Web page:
FRIDA KAHLO: Portraits of an Icon
This is an entire book of photographic portraits of Kahlo, not paintings by Kahlo. And she is, from page to page, fascinating. The photographs themselves are beautiful. Sometimes sepia-toned and sometimes in grays, they are given full, sumptuous, captionless pages, and are expertly printed. Kahlo, the artist and self-proclaimed "great concealer," stares at the viewer, challenging or smug, flirtatious or sad—and always blazingly smart. Her work features in some of the backgrounds, as does artwork by Picasso or her spouse Diego Rivera. Often she holds an animal (a rabbit, a dog, a bird) like an attribute, appearing like a saint in a medieval icon painting. An array of pioneering photographers from the beginning of the 20th century made her portrait: Imogen Cunningham, Edward Weston, Manuel Álvarez Bravo, as did her lover Nickolas Murray, and her father, Guillermo Kahlo. Hooks (Tina Modotti: Radical Photographer) has assembled this grouping from the collection of the gallerist Spencer Throckmorton. The images begin with the round-faced four-year-old and end with Kahlo emaciated, posed on her deathbed. In between, it seems that few of these images were completely untouched by Kahlo herself. Her choice of clothing (headdresses or pants, or, in one case, a corset with a hammer and sickle) speaks as loudly of her personality as her steady eyes. Hooks describes how Kahlo's debilitating physical pain may have concealed her vivacious personality in some of these photographs "beneath a tight mask but her eyes seek out the viewer with a gaze that continues to challenge and captivate." Kahlo, it seems, was hardly a passive subject, leaving behind her own carefully crafted legacy as an icon. (Apr.)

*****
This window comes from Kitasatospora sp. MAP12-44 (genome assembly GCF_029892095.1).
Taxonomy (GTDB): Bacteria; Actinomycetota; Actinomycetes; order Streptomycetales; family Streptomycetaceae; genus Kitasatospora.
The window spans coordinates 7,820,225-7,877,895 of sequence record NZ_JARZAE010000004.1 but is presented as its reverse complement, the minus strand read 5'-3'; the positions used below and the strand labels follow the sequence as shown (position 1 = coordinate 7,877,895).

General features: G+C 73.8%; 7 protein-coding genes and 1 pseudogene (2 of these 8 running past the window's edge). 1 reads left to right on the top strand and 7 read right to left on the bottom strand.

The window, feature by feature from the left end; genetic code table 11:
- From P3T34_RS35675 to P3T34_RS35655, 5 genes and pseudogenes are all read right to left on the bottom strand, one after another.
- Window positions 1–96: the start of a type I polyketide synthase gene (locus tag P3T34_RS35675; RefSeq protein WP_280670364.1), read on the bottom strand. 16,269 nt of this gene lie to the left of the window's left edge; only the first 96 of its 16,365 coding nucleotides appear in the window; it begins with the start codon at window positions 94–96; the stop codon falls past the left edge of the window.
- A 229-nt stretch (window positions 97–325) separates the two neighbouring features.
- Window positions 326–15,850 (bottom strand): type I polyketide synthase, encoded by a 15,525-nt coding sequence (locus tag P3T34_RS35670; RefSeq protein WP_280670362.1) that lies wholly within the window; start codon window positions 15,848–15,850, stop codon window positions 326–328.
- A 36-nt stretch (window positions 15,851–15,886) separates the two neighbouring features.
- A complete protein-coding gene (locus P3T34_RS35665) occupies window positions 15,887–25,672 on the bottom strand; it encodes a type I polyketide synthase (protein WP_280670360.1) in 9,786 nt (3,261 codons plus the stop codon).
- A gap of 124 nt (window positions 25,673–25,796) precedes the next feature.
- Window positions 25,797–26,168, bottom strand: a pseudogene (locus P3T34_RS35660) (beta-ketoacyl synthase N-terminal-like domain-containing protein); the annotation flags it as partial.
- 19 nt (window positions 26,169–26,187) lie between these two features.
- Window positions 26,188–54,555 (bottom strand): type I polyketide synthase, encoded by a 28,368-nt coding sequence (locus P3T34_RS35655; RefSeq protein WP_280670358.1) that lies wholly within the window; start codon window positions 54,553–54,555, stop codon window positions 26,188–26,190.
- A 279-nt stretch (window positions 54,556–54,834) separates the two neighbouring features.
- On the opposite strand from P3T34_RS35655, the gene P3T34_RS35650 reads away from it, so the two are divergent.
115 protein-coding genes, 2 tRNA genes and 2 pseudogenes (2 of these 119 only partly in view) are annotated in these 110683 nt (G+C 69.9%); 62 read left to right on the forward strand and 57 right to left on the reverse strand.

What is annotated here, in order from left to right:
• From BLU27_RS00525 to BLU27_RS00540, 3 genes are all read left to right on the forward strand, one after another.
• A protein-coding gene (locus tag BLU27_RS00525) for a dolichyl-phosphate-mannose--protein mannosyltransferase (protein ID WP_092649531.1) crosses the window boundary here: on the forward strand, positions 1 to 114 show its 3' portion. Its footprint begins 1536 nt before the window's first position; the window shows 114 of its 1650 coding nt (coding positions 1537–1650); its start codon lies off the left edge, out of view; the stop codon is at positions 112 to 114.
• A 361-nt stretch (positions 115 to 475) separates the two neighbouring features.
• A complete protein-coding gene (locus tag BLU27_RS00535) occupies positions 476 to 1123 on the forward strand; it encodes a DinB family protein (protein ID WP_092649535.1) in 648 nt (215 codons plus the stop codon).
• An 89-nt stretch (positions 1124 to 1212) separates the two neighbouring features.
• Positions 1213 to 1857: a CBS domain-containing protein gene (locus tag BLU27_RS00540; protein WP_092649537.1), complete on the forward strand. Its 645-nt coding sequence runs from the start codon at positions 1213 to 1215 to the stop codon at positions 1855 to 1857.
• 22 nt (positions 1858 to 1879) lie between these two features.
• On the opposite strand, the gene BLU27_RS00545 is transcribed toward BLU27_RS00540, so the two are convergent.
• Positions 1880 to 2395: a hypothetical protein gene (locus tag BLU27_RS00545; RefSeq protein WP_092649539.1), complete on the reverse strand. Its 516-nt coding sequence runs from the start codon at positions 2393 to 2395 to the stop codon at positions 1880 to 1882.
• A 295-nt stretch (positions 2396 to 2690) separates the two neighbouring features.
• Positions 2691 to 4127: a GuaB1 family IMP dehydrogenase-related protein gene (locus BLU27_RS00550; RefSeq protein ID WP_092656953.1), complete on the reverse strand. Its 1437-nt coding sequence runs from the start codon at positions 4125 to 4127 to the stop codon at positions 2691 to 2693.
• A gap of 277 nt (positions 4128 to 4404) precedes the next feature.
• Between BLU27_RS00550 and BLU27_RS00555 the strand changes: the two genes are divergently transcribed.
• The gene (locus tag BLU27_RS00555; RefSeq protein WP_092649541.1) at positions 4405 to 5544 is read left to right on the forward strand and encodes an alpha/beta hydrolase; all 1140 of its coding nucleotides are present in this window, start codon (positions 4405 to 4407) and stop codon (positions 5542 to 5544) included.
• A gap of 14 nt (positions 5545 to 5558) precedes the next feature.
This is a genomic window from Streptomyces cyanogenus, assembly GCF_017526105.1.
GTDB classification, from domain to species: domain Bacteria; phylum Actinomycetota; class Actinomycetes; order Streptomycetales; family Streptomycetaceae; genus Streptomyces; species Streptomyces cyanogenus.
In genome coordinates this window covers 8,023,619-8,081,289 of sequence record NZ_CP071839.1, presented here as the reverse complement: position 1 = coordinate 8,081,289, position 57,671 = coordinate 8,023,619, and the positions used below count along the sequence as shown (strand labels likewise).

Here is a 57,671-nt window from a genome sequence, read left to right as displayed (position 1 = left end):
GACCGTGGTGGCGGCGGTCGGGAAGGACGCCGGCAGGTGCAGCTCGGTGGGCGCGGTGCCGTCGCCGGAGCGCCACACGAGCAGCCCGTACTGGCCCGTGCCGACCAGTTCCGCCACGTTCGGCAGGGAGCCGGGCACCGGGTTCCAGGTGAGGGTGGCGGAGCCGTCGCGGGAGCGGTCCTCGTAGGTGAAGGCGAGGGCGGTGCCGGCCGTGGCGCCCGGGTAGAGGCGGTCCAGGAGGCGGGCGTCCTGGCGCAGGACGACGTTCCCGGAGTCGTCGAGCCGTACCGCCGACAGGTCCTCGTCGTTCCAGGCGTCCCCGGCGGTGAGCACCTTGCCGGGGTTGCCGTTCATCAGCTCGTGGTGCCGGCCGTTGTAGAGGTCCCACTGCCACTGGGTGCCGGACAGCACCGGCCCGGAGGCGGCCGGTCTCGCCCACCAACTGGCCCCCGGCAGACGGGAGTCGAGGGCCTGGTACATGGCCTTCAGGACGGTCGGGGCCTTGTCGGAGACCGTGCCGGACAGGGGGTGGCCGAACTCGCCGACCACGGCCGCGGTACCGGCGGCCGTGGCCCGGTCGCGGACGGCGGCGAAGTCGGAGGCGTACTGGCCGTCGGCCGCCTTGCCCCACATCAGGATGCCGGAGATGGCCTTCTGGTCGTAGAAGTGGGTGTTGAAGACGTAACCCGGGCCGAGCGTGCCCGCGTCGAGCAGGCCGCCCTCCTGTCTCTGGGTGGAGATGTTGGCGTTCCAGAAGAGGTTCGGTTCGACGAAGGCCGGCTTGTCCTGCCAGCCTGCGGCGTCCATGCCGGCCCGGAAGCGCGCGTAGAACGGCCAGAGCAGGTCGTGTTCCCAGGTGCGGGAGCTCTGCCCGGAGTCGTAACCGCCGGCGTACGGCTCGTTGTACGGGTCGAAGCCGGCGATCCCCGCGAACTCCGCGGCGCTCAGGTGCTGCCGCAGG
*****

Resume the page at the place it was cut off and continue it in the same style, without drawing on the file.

Forecast:With Salma Hayek's biopic Frida either still in theaters or hitting DVD around the time of this book's release, a display that includes this book, books of Kahlo's own work and that of Diego Rivera and even the mass market bio Salma could tap movie-generated interest.